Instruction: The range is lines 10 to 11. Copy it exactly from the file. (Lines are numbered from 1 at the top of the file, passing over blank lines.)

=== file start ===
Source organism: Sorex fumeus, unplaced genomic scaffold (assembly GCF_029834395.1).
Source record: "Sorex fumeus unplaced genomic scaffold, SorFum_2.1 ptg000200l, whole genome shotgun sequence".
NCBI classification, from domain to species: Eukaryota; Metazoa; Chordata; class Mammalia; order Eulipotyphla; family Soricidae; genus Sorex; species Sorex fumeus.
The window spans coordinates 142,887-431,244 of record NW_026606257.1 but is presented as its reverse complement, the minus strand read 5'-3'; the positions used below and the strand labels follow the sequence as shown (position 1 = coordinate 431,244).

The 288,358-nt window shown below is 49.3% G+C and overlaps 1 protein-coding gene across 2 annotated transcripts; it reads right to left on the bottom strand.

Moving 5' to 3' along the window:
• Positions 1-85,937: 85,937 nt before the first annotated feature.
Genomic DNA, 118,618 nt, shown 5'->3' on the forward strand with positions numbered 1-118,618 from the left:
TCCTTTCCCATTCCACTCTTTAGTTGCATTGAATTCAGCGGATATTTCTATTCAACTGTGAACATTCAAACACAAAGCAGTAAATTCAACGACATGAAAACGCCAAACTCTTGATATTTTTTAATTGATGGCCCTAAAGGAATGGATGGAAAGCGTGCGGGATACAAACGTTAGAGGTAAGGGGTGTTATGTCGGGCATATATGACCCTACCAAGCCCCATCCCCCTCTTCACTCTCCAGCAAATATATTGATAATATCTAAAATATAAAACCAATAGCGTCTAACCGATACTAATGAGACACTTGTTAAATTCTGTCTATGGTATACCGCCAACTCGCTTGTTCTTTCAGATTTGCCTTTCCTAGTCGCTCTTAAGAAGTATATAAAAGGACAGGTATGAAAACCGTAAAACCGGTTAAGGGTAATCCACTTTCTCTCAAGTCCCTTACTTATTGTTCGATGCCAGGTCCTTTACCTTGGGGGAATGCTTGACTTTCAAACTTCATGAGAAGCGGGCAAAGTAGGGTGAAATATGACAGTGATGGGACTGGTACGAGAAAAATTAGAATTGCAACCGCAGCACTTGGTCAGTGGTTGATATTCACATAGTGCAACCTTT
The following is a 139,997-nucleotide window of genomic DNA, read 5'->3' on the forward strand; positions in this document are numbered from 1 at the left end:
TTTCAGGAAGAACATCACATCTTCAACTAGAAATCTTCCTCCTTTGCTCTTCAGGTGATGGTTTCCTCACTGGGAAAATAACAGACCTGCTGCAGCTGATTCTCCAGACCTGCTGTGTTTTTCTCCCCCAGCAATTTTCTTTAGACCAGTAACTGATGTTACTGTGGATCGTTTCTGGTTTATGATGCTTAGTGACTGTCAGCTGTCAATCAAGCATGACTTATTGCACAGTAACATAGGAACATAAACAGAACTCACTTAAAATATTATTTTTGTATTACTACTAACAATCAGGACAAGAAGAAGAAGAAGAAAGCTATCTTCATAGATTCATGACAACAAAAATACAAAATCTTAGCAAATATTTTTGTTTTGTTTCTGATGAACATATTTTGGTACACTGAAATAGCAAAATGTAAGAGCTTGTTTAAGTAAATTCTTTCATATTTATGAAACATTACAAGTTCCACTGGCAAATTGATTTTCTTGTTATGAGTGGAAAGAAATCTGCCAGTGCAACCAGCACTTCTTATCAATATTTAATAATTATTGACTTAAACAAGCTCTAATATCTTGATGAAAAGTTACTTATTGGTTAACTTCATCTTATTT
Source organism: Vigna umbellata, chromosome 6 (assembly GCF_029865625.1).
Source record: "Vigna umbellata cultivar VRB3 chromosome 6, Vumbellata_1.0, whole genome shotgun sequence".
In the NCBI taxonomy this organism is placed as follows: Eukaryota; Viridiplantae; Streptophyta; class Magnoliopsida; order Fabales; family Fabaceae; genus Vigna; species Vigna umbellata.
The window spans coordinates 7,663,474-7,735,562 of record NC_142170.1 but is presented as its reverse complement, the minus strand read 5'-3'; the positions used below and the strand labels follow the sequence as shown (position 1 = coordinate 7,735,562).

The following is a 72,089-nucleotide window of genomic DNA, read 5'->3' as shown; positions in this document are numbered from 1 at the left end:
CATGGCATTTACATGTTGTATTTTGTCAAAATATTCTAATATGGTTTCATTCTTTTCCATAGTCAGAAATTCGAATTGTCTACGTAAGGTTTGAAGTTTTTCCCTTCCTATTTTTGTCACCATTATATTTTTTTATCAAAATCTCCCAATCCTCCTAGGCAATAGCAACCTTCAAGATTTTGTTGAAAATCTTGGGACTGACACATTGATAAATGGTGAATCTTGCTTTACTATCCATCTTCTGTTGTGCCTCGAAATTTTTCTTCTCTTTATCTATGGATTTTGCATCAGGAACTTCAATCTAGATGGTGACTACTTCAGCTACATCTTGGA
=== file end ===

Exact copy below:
The following is a 139,997-nucleotide window of genomic DNA, read 5'->3' on the forward strand; positions in this document are numbered from 1 at the left end:
TTTCAGGAAGAACATCACATCTTCAACTAGAAATCTTCCTCCTTTGCTCTTCAGGTGATGGTTTCCTCACTGGGAAAATAACAGACCTGCTGCAGCTGATTCTCCAGACCTGCTGTGTTTTTCTCCCCCAGCAATTTTCTTTAGACCAGTAACTGATGTTACTGTGGATCGTTTCTGGTTTATGATGCTTAGTGACTGTCAGCTGTCAATCAAGCATGACTTATTGCACAGTAACATAGGAACATAAACAGAACTCACTTAAAATATTATTTTTGTATTACTACTAACAATCAGGACAAGAAGAAGAAGAAGAAAGCTATCTTCATAGATTCATGACAACAAAAATACAAAATCTTAGCAAATATTTTTGTTTTGTTTCTGATGAACATATTTTGGTACACTGAAATAGCAAAATGTAAGAGCTTGTTTAAGTAAATTCTTTCATATTTATGAAACATTACAAGTTCCACTGGCAAATTGATTTTCTTGTTATGAGTGGAAAGAAATCTGCCAGTGCAACCAGCACTTCTTATCAATATTTAATAATTATTGACTTAAACAAGCTCTAATATCTTGATGAAAAGTTACTTATTGGTTAACTTCATCTTATTT